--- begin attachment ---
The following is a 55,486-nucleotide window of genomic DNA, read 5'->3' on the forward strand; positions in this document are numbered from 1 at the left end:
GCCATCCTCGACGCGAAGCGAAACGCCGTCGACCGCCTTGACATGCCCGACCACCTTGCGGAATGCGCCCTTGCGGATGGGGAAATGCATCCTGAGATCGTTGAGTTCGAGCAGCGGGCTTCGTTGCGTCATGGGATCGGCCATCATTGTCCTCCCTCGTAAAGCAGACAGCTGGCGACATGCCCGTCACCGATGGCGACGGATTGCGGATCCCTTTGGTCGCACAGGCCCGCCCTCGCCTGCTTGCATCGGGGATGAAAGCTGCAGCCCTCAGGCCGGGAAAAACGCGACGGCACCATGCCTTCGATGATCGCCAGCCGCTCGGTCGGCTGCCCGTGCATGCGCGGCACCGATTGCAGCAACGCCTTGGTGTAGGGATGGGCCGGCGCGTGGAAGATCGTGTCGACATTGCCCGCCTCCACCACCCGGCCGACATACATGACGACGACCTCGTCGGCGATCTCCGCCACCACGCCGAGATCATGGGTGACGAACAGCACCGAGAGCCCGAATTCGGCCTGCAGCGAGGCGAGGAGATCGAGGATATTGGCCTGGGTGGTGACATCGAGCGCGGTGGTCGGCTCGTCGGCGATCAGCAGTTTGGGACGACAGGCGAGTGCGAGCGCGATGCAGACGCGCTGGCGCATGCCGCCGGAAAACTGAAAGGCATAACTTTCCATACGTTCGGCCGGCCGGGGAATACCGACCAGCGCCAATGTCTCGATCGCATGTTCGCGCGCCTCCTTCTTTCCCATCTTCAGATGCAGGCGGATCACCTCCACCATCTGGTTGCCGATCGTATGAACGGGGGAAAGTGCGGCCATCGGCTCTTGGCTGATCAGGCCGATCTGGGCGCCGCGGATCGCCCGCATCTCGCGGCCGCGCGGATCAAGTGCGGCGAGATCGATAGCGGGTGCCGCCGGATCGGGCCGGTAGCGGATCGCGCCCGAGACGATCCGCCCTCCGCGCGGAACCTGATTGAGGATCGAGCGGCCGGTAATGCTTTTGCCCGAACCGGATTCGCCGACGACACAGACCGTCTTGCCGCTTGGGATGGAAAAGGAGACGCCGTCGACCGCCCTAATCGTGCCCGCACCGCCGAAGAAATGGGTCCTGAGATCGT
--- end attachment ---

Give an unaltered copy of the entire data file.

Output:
The following is a 55,486-nucleotide window of genomic DNA, read 5'->3' on the forward strand; positions in this document are numbered from 1 at the left end:
GCCATCCTCGACGCGAAGCGAAACGCCGTCGACCGCCTTGACATGCCCGACCACCTTGCGGAATGCGCCCTTGCGGATGGGGAAATGCATCCTGAGATCGTTGAGTTCGAGCAGCGGGCTTCGTTGCGTCATGGGATCGGCCATCATTGTCCTCCCTCGTAAAGCAGACAGCTGGCGACATGCCCGTCACCGATGGCGACGGATTGCGGATCCCTTTGGTCGCACAGGCCCGCCCTCGCCTGCTTGCATCGGGGATGAAAGCTGCAGCCCTCAGGCCGGGAAAAACGCGACGGCACCATGCCTTCGATGATCGCCAGCCGCTCGGTCGGCTGCCCGTGCATGCGCGGCACCGATTGCAGCAACGCCTTGGTGTAGGGATGGGCCGGCGCGTGGAAGATCGTGTCGACATTGCCCGCCTCCACCACCCGGCCGACATACATGACGACGACCTCGTCGGCGATCTCCGCCACCACGCCGAGATCATGGGTGACGAACAGCACCGAGAGCCCGAATTCGGCCTGCAGCGAGGCGAGGAGATCGAGGATATTGGCCTGGGTGGTGACATCGAGCGCGGTGGTCGGCTCGTCGGCGATCAGCAGTTTGGGACGACAGGCGAGTGCGAGCGCGATGCAGACGCGCTGGCGCATGCCGCCGGAAAACTGAAAGGCATAACTTTCCATACGTTCGGCCGGCCGGGGAATACCGACCAGCGCCAATGTCTCGATCGCATGTTCGCGCGCCTCCTTCTTTCCCATCTTCAGATGCAGGCGGATCACCTCCACCATCTGGTTGCCGATCGTATGAACGGGGGAAAGTGCGGCCATCGGCTCTTGGCTGATCAGGCCGATCTGGGCGCCGCGGATCGCCCGCATCTCGCGGCCGCGCGGATCAAGTGCGGCGAGATCGATAGCGGGTGCCGCCGGATCGGGCCGGTAGCGGATCGCGCCCGAGACGATCCGCCCTCCGCGCGGAACCTGATTGAGGATCGAGCGGCCGGTAATGCTTTTGCCCGAACCGGATTCGCCGACGACACAGACCGTCTTGCCGCTTGGGATGGAAAAGGAGACGCCGTCGACCGCCCTAATCGTGCCCGCACCGCCGAAGAAATGGGTCCTGAGATCGT